A British human rights activist who was barred from entering Hong Kong on Wednesday has told HKFP that the incident indicated “very grave threats” to the city’s autonomy.
Benedict Rogers, the deputy chair of the UK Conservatives’ human rights commission, was denied entry to the city after arriving from Bangkok for a private visit. He said: “If China is now in control of Hong Kong immigration, it means that the idea of Hong Kong people running Hong Kong is dead, and if China decides to deny entry to Hong Kong to a person simply for wanting to meet people who have a range of political views, it means the basic rights of freedom of expression and freedom of association are undermined.”
Rogers is vocal in criticising China and advocating for democracy in Hong Kong. He had urged the international community to speak out for three jailed Hong Kong protest leaders – Joshua Wong, Nathan Law and Alex Chow.
He added that the fact he could not access his lawyer Albert Ho at the airport also raised questions about the rule of law: “It’s a sad day for me personally, but this should not be about me, it should be about Hong Kong. And it’s a sad day for Hong Kong, because of the signal this sends.”
‘Professional and impartial’
The Immigration Department told HKFP that it does not comment on individual cases: “In handling each immigration case, the ImmD will, having regard to the individuals’ circumstances, decide whether the entry will be allowed in accordance with the Hong Kong Law and prevailing immigration policies… [S]taff have all along been discharging duties according to prevailing procedures in a professional and impartial manner,” it said.
Democratic Party lawmaker Ted Hui, who met Rogers in the UK earlier this month, said he understood that the Chinese embassy in the UK has warned Rogers that he would not be allowed to enter Hong Kong.
Former chief secretary Anson Chan said she did not believe it was the Hong Kong government’s decision to bar Rogers: “Who is calling the shots here? Is it the Hong Kong government and Immigration? Or has this been dictated from upon high? Is this the norm from now on?”
In a statement, the Demosisto party condemned the incident and called for the British authorities to act: “The Chinese authoritarian arm to clamp down on liberties and human rights will only extend should they be left unchecked, and will only affect more and more foreign citizens.”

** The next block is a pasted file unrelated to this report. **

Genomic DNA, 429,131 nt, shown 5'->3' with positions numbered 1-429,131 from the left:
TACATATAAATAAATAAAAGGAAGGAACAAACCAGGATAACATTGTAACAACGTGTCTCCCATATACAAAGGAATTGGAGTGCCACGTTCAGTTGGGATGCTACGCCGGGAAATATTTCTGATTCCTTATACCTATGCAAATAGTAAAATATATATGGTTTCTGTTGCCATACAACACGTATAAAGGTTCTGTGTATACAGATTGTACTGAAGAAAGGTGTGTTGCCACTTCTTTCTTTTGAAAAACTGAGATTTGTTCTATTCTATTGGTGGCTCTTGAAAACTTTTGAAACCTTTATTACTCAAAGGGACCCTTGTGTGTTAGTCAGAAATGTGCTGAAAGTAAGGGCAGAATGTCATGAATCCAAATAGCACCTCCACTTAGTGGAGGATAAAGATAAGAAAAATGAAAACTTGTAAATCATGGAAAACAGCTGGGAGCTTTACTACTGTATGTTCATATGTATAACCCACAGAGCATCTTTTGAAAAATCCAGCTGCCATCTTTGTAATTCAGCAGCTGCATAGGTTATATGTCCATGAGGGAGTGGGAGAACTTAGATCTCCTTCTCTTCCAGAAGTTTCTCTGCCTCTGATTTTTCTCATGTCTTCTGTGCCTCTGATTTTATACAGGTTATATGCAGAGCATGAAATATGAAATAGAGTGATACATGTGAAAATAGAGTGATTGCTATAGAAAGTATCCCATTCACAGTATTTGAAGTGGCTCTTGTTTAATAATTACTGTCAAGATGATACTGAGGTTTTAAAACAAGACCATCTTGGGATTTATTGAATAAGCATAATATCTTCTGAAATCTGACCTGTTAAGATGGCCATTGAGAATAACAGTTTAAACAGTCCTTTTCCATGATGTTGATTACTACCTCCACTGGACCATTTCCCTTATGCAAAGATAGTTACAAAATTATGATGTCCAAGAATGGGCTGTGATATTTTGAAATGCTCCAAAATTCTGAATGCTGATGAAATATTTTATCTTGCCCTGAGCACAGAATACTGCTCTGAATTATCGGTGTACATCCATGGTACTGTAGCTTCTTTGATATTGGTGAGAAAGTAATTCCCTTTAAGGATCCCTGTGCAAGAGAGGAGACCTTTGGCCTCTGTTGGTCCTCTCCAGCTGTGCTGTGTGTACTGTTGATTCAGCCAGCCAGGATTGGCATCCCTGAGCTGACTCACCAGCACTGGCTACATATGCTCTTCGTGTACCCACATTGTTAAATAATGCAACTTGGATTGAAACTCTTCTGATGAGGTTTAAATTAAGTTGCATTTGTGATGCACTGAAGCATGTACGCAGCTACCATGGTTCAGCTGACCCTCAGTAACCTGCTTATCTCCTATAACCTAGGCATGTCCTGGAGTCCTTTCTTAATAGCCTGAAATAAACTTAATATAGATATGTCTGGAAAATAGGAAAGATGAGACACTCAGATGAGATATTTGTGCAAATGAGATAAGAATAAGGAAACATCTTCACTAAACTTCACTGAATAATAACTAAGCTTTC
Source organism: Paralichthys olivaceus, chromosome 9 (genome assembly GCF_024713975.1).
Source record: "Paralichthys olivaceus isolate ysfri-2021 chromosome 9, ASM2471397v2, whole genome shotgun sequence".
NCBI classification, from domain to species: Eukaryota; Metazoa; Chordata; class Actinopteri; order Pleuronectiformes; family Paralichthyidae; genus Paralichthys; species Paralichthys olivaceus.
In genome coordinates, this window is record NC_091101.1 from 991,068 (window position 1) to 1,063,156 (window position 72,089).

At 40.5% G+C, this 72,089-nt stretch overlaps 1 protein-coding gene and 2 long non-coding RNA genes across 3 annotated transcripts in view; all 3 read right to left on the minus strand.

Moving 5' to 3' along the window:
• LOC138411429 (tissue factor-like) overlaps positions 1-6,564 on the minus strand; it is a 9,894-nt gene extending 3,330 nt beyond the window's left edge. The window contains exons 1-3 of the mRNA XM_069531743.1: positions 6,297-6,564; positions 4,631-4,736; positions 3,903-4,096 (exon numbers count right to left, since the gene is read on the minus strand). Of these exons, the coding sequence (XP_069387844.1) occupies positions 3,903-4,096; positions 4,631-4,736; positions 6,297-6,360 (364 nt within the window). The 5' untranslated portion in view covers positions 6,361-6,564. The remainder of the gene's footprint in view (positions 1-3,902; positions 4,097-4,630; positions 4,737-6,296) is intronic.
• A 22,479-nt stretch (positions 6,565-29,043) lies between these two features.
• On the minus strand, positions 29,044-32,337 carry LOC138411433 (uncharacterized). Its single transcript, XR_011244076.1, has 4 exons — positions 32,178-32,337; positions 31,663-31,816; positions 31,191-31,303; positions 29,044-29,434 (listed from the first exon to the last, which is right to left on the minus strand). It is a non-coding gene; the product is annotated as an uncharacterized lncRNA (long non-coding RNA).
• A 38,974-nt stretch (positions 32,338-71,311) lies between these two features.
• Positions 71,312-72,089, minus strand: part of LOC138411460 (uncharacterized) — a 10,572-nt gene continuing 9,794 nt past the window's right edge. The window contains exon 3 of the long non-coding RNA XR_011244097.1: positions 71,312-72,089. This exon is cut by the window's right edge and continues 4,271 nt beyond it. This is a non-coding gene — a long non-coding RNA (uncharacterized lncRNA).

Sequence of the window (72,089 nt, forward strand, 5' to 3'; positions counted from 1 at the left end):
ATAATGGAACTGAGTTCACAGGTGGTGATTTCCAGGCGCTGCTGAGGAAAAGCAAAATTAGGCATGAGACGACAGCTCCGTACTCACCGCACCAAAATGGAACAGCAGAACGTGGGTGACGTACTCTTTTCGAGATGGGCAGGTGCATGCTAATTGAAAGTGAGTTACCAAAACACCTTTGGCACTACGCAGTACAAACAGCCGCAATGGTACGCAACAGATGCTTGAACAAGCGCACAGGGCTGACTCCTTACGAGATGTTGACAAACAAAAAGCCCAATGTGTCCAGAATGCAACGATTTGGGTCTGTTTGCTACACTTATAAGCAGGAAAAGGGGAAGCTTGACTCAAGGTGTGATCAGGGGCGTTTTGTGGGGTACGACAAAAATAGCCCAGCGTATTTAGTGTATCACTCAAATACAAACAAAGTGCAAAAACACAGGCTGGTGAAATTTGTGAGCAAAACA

Following the denial of entry, Rogers was taken to a plane departing for Thailand by an immigration officer. He said that the Chinese embassy in London had misunderstood the nature of his visit, which was not an official trip on behalf of the Conservative Party.
Responding to the incident, a UK Foreign and Commonwealth Office spokesperson said: “We are aware that Benedict Rogers has been denied entry into Hong Kong. We do not comment on individual consular cases, but are seeking urgent information on the reasons for this. We have always said that we expect ‘One Country Two Systems’ to be respected.”
Foreign Secretary Boris Johnson also expressed concern: “The British Government will be seeking an urgent explanation from the Hong Kong authorities and from the Chinese Government. Hong Kong’s high degree of autonomy, and its rights and freedoms, are central to its way of life and should be fully respected.”
Earlier, Rogers’ lawyer, former lawmaker Albert Ho, told HKFP that he was not allowed to meet his client at the airport despite repeated requests to the Immigration Department.
The Civil Human Rights Front said it strongly condemned the denial of entry and infringement of human rights during Rogers’ detention, since he was unable to meet Ho.
“[He] had lived in Hong Kong and arrived in Hong Kong through normal means, we do not understand on what grounds the Immigration Department can bar him from entering Hong Kong,” a statement read.
The Front added that it was concerned over whether the Hong Kong government would use “anti-terrorism” as an excuse to block international observers from monitoring the human rights situation in the city.